People who value moral rules over care more likely to discriminate
A lack of empathy and strict adherence to certain moral codes may explain why some people are more likely to discriminate against gay and transgender people and support discriminatory policies, according to a new study.
Researchers from Appalachian State University and Florida University set out to see how moral values impact discrimination given that so many arguments surrounding discriminatory policies are grounded in opposing moral beliefs.
The study was published in the Journal of Experimental Psychology: General.
The researchers conducted five experiments involving around 1,100 participants in total that compared the moral values of sanctity, a strict adherence to purity rules, and care which has to do with empathy and the disapproval of any acts or behaviors that cause harm without just cause.
Those participants who valued sanctity were more likely discriminate and support harmful policies as well as believe that transgender people, sex workers, and people with AIDS were less than human.
“The belief that a person is no better than an animal can become a justification for tolerating and causing harm,” said Ashby Plant, a co-author of the study. “When we believe that someone lacks self-control and discipline, we may make moral judgments about their life choices and behaviors, which can lead down a dark path of discrimination and hate.”
On the opposite of the spectrum, people who valued care seemed to show more compassion and support for the LGBTQ community.
In the experiments, people were asked to rate their moral values and fill out questionnaires about different marginalized people in society.
For example, people in the first experiment were asked to read short descriptions about a gay man, a man with AIDS, an African-American man, an obese man, and a white man and then fill out surveys about their thoughts on the men’s mental states.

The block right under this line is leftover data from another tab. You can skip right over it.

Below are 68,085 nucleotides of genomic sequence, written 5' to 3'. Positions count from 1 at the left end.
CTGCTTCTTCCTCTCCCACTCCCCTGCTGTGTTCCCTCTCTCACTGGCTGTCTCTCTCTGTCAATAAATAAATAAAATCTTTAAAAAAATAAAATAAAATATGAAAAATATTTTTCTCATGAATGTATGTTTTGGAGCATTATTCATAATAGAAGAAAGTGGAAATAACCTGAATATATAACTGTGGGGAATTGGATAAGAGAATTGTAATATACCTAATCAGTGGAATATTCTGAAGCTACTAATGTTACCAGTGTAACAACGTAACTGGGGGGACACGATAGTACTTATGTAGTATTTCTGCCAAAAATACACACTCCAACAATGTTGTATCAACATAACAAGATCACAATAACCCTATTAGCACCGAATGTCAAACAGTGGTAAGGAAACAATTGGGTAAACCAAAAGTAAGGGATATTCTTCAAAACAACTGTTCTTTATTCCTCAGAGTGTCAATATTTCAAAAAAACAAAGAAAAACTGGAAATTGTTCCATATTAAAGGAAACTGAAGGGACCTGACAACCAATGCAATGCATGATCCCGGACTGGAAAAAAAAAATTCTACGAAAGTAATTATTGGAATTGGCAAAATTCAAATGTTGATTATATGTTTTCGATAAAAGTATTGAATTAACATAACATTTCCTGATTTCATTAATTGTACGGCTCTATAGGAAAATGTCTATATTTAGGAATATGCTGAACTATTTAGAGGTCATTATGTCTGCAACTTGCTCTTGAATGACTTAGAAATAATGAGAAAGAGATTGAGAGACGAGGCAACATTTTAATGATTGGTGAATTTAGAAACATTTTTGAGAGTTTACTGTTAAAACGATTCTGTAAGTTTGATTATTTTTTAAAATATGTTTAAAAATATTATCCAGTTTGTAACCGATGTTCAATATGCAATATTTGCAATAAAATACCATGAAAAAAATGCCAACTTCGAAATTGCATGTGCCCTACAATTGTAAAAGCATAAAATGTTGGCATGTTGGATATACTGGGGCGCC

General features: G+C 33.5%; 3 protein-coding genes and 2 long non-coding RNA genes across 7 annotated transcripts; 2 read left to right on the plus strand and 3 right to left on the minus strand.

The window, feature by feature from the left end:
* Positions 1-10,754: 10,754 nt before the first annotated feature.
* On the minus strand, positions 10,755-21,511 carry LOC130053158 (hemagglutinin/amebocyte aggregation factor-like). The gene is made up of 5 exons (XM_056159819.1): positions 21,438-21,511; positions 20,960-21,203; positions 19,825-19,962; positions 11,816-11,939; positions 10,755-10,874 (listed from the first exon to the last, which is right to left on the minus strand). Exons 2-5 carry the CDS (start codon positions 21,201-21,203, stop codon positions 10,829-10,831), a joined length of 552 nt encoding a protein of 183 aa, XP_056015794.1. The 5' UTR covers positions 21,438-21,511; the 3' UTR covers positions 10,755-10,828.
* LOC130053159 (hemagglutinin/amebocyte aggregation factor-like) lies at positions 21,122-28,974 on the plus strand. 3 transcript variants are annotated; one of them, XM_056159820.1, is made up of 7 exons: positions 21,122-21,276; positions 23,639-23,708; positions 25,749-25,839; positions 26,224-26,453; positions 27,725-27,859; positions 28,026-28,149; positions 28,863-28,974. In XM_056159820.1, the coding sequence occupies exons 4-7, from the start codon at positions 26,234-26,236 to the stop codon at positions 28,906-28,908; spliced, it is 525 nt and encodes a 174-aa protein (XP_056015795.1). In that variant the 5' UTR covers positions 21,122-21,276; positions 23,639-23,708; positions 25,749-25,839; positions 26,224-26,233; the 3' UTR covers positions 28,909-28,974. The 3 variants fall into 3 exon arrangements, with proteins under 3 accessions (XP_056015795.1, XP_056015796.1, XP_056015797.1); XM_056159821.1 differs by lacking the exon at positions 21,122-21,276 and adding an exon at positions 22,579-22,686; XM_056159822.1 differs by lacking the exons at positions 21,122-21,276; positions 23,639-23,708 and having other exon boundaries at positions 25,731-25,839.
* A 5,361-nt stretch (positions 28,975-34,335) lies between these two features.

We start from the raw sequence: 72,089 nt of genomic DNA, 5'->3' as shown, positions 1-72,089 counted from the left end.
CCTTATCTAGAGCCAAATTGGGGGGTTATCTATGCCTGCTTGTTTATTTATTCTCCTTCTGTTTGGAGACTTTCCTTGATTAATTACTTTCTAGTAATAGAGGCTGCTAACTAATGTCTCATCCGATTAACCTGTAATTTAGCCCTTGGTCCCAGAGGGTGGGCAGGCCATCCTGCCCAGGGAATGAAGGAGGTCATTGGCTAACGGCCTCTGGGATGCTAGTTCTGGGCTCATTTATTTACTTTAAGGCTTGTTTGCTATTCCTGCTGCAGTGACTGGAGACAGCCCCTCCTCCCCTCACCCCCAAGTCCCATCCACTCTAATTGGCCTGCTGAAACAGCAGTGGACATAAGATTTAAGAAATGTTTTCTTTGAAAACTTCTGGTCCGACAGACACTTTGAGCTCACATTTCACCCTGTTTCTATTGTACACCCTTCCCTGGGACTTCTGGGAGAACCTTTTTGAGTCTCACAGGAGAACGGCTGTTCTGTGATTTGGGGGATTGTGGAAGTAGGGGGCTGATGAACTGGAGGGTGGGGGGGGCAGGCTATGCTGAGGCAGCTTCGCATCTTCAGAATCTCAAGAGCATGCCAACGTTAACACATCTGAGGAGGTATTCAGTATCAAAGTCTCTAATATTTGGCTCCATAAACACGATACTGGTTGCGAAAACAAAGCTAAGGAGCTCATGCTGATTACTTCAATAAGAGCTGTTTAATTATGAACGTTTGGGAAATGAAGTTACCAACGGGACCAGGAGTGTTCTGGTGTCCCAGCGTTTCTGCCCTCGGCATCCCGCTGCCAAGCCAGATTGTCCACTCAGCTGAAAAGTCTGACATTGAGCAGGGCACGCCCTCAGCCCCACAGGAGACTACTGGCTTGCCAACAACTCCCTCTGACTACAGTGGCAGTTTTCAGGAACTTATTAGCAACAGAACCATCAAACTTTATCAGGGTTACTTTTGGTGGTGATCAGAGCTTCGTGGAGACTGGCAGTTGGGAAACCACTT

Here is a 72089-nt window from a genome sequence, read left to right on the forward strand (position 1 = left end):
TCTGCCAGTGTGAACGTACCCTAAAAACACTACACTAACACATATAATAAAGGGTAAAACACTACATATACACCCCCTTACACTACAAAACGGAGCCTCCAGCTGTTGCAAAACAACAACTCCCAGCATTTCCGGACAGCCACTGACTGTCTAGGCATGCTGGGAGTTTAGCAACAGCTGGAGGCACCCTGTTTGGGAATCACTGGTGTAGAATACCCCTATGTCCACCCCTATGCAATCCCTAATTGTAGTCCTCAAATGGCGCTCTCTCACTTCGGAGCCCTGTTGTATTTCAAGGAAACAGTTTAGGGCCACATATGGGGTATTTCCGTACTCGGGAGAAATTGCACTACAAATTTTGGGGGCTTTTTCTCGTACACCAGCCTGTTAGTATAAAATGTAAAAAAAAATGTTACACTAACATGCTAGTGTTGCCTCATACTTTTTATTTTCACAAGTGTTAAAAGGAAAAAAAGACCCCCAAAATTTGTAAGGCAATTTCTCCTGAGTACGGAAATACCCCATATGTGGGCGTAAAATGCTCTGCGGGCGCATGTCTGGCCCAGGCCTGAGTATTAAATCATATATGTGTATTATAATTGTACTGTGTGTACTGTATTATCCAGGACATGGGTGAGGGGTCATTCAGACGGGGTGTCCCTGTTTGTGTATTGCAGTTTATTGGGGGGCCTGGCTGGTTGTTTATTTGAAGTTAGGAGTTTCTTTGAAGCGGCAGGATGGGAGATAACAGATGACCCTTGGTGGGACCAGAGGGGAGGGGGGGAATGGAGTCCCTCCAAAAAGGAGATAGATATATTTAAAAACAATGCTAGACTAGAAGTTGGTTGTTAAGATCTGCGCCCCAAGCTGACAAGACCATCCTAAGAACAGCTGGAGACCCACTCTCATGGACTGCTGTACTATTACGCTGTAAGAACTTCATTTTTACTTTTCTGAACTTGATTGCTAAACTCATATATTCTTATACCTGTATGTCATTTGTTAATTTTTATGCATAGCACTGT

“We found that people who placed more value on sanctity were more likely to believe that the gay man and man with AIDS had less rational minds than the obese, African-American or white men,” said Andrew E. Monroe, a lead author of the study.
Another experiment examined political affiliation and its relation to discrimination. In that experiment, liberals and conservatives were asked the same questions as the first experiment but were also asked about prejudice and public policies.
Liberals were more likely to value care and fairness, and people who valued sanctity had more prejudice against the descriptions of the man with AIDS and the man who was gay compared to the other men.
The third experiment focused specifically on transgender people, and the results showed that people who valued care were less likely to support harmful public policies that target transgender individuals.
All in all the experiments had the same results, people who valued sanctity were more likely to discriminate against the LGBTQ community as opposed to people who valued care, but the fifth experiment seemed to show that moral values are somewhat flexible and can be changed.
For the fifth experiment, participants were first asked to listen to either a radio clip about safe spaces for people of color or a news segment about Brexit.
After listening to the clips, the participants were asked to rate their moral values and evaluate a transgender woman, a gay man, and a white man and say whether they were in support of three public policies aimed at helping or harming gay and transgender individuals.
The people who listened to the safe spaces clip were more likely to prioritize care than the group who listened to the clip about Brexit.
“Our study suggests that a person’s moral values can be altered, at least temporarily, and that highlighting certain values, like caring, can be an effective way to combat prejudice,” said Monroe. “We hope that by showing the moral roots of bias and discrimination against sexual and gender minorities we encourage others to conduct further research to increase equity and inclusion.”